Academic Factors to Consider When Choosing a College

Sometimes having too many choices is a problem, especially when there are thousands of reputable colleges and universities to choose from. Students who know what they want to study have an advantage, since they can focus on schools with good departments in their chosen field.

Don Johnson is a high school student athlete in Brookfield, Illinois. When he was injured and sent to physical therapy, he realized he wanted to become a physical therapist. He visited about five campuses, and seriously considered three or four schools with physical therapy courses. University of Hawaii and Sacred Heart University in Connecticut are presently his top two choices.

It was also important for him to have a chance to play college football, so all the schools on his list were ones where he could do both. He will base his final decision on academics, though.

"Sports help students grow, but it's not more important than academics to me," says Johnson.

Johnson says that he's leaning towards Sacred Heart because he could complete his undergraduate work and earn a clinical doctorate in physical therapy in six years without transferring schools.

Scott Shillings says that his son Clayton, a high school senior and class valedictorian in Houston, Texas, knew he wanted to study aeronautical engineering. The family toured several campuses, including Georgia Tech and the University of Virginia.

Besides the engineering program that interested him, Clayton was looking for a big college with lots of green space. He considered both Shillings' alma mater, Texas A&M University, and his wife's alma mater, the University of Texas (UT).

"It's sort of a state rivalry, but both of them have excellent engineering programs," says Shillings.

Shillings arranged for Clayton to spend a day at A&M with a friend who attends the university. "He got to tour the campus, go to class, go to lunch, visit the dorms, and take in a game. That personal tour had a big impact," says Shillings. But the deciding factor came when the family attended a soccer event at UT the same weekend of a big football game. It gave Clayton a sense that the campus atmosphere might be too hectic for him.

Both Don Johnson and Clayton Shillings established a list of possible colleges based on the subject they wanted to study. They then narrowed their list of options based on other factors that were important to them.

"There's a belief that you should look for colleges that have particularly strong departments in X-and-such," says Carol Cohen, Brown University's assistant dean of the college. "If you're looking at certain levels of schools -- certainly the top several tiers of colleges in this country -- you're going to get good departments in X-and-such." Cohen says that only when students have a very particular field of study in mind should they base their choices primarily on specific programs. There are other academic factors to consider even if you don't know what field you will be studying.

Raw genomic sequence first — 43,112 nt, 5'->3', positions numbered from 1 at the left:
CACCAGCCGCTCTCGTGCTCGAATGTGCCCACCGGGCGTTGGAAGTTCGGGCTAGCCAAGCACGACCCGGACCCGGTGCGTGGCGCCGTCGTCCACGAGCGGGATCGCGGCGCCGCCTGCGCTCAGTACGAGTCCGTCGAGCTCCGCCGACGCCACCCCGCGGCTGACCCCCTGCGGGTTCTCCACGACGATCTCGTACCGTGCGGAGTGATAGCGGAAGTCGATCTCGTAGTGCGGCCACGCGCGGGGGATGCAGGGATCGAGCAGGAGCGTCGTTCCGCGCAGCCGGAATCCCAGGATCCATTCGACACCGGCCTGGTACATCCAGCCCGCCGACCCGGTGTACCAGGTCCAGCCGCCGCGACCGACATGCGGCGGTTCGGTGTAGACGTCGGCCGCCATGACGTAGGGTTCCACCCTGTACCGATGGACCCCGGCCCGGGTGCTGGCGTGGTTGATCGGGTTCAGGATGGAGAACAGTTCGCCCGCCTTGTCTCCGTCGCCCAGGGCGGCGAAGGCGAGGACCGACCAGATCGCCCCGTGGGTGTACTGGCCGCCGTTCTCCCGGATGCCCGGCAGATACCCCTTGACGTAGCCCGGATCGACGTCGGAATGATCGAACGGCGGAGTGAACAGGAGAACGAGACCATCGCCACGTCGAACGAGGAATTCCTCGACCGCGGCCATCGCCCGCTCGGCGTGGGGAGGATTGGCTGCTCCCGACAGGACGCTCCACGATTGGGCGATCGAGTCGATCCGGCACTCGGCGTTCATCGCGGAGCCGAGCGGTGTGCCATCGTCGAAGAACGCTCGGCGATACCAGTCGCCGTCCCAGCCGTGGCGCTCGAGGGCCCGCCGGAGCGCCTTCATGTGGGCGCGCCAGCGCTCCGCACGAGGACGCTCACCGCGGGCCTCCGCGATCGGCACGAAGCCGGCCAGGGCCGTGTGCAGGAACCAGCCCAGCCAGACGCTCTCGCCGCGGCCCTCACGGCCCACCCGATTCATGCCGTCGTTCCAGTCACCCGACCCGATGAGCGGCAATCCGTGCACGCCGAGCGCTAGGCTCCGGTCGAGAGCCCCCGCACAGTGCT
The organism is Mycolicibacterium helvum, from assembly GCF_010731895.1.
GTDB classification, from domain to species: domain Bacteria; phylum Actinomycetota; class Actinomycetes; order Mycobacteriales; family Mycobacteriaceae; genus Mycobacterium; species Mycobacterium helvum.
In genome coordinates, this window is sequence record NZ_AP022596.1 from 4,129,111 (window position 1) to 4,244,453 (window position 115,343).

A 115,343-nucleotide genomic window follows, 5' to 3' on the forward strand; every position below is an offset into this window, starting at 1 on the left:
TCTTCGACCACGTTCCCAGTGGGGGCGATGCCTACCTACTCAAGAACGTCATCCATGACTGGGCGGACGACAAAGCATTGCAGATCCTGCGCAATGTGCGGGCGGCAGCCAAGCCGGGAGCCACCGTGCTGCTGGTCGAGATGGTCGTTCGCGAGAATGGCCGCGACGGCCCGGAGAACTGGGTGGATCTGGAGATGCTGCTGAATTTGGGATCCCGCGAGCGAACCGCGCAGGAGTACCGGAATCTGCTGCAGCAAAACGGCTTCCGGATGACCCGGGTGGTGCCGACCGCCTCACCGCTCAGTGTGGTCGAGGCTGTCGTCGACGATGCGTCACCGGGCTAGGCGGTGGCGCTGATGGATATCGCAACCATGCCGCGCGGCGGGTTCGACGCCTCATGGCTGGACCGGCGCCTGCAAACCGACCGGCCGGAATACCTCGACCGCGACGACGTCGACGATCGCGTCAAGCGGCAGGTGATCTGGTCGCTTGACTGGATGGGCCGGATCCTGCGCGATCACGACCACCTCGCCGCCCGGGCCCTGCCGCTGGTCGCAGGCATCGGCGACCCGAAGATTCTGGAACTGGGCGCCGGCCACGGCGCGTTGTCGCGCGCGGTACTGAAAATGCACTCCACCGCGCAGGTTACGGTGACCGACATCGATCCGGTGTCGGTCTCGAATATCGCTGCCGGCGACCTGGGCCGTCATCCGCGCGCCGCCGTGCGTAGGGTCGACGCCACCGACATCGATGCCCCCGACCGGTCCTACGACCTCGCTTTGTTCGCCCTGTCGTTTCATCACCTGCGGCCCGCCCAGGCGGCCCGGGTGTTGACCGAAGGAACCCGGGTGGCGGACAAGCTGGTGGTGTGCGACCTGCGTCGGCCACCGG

For instance, larger universities often offer more options -- they may have courses or entire departments that aren't available at smaller colleges. This might give students the option to change majors without changing schools. But smaller colleges can offer a more personal learning experience -- notably, fewer students per teacher, which means more interaction with professors.

"I find I learn better in smaller groups because communicating and discussions are key," says Danielle Hendrickson, a senior at Carroll College in Wisconsin. "Everyone learns differently, and while a smaller university suits me, it may not work for someone else. So when comparing colleges, I focused a lot on the class size as well as the student-to-teacher ratio."

Deciding on her top choices was a simple process. "First, you look at what programs they offer. If they don't offer a program you're interested in, there's no reason to consider that school." After weighing course options and the student-teacher ratio, she also factored in school location.

"You must find a school that meets your needs academically and personally," Hendrickson says. "My family gave me their input, but they didn't persuade me one way or the other. Deciding where to attend college was solely my decision."

Cohen says that listing pros and cons helps many students in their decision-making. Campus visits and personal impressions of each school also play a big part.

"I think it's important to cover both [concrete research and overall feeling], because no two schools are identical," she says. "Do your homework, know what each school offers that's different. But also give some credence to that gut feeling, because you can pick things up on a deeper level than a shallow impression of a school might lead you to believe."


  • Make sure the school's course offerings appeal to you.
  • Ask what the student-teacher ratio is at each school.
  • If you learn better in smaller classes, consider smaller or private schools.
  • If you work best independently, or want more course options, consider a larger university.
  • When two schools are evenly matched academically, visit the campuses to see which one has an atmosphere that suits you.
  • If you know what you want to study, research the top schools in that field and compare their requirements and special programs.
  • Make a list of pros and cons for each school for easy reference.
  • Trust your gut instinct.